August that first summer was spent in La Teste de Buch, a tiny oyster village on the Bassin d'Arachon in the Gironde (southwest France). We stayed with my aunt, Tante Jeanne, and my uncle, Oncle Gustav, in the same red tile-roofed, white stucco house where my father had summered. - Anthony Bourdain, Kitchen Confidential
(Me? Passion stirred and inextricably tied to books. That's why the grand love affair with books, with words. My fondest memories as a child are with fairytales and myths. Stories - and storyworlds - allowed me to fly beyond the horizons of my birdcaged childhood...but that's another post.) What was your first love?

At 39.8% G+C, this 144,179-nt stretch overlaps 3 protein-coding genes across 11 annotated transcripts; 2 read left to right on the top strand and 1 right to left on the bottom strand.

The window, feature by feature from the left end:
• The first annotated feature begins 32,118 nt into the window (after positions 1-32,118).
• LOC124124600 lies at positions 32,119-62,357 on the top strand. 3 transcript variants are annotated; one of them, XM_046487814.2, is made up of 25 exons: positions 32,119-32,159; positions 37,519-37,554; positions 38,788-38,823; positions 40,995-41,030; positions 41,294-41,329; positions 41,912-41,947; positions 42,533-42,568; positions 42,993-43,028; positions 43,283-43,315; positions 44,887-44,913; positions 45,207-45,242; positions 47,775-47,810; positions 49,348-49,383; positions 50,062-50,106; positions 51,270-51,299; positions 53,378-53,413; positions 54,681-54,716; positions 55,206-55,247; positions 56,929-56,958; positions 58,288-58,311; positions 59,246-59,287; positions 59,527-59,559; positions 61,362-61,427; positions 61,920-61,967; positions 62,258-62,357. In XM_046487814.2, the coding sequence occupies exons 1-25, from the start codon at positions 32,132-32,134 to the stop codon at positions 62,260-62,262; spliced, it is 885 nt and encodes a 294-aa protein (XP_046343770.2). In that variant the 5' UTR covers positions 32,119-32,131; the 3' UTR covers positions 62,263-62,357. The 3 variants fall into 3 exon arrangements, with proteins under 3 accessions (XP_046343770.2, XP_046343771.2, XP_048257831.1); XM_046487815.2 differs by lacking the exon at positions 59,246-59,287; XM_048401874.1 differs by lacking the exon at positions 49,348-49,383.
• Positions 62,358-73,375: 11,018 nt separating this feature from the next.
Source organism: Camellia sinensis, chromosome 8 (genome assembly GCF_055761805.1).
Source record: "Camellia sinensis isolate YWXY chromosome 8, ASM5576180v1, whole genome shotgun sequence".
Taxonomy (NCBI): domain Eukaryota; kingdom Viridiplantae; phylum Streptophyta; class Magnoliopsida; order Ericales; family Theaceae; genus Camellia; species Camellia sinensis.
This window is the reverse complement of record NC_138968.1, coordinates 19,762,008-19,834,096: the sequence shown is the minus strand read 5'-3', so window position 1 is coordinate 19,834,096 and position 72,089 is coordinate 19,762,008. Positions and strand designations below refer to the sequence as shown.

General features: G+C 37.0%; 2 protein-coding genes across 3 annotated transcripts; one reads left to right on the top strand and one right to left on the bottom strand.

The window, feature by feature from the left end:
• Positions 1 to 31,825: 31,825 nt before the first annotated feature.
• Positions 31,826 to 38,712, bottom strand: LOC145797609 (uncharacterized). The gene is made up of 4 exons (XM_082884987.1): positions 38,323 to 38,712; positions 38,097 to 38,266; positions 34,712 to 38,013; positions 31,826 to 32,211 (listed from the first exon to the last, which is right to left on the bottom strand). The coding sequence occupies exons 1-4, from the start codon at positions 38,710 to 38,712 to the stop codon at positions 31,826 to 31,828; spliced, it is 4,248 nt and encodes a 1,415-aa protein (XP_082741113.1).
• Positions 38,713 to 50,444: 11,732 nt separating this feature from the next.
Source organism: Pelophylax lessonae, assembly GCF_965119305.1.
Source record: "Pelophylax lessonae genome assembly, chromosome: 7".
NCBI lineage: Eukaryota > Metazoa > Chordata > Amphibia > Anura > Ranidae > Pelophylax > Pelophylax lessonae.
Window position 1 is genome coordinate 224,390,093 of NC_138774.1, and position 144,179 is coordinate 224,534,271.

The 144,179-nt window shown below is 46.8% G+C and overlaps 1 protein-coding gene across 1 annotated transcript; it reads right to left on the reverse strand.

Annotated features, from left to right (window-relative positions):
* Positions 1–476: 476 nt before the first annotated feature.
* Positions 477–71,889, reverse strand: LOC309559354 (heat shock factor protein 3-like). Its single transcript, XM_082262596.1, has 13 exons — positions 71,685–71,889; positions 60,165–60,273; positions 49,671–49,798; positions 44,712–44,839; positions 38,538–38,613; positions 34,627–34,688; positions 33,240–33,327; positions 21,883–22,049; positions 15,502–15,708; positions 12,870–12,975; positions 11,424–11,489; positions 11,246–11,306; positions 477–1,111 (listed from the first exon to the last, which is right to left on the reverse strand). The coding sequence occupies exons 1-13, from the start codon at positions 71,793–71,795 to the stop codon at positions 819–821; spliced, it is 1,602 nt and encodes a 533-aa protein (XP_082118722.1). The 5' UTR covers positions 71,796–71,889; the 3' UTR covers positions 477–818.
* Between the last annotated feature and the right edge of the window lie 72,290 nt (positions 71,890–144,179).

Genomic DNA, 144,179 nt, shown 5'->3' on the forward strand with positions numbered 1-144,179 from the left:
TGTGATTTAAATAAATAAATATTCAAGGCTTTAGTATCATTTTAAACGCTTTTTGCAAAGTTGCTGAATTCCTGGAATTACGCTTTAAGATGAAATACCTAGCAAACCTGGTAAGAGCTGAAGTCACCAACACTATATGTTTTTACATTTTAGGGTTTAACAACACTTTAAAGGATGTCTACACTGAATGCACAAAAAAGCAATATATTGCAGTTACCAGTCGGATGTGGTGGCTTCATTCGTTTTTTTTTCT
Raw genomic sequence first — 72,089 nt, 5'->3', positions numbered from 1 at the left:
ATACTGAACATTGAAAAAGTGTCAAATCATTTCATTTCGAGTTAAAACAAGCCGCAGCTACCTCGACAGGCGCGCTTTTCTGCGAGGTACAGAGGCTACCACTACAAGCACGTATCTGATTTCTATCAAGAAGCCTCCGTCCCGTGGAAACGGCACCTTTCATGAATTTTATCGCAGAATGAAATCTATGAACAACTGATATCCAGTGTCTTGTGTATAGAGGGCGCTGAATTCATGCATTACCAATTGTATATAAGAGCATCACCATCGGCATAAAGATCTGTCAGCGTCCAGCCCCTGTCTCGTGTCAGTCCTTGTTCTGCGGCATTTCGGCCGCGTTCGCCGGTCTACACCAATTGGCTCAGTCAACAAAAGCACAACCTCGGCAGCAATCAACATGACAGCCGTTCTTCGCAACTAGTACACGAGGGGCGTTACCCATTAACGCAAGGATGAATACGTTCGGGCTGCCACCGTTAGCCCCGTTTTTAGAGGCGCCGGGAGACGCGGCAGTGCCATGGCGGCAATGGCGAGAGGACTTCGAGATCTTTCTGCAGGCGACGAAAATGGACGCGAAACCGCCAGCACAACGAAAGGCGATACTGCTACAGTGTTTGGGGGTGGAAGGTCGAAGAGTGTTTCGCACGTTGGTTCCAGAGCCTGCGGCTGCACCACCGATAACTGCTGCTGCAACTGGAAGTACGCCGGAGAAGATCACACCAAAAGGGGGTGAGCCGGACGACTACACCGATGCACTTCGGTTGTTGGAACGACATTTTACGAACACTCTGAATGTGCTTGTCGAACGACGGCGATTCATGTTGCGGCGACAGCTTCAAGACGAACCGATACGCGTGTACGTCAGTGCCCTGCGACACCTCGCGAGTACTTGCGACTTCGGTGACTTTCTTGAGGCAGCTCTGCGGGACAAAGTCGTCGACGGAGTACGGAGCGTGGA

Good stories exudes care, devotion, consideration, cherishment. Like making love: "I think Doc has said [something like] "sales is real; marketing is bullshit." That's like saying "orgasms are real -- and sex is bullshit." ...People like a little foreplay. It's the romance that makes them feel special. Marketing's fun. It's the promise of the world class customer experience. And that promise, if delivered seductively enough, can actually enhance the experience," rejoins Harry Joiner (couldn't resist pun) in a comment on Hugh McLeod's gapingvoid blog.
I don't know Harry from Adam, or Eve, but I sense he's a man who can appreciate an upcoming post (or series depending on my bravado) on how becoming a great lover transfigures you into a superb innovator and marketer.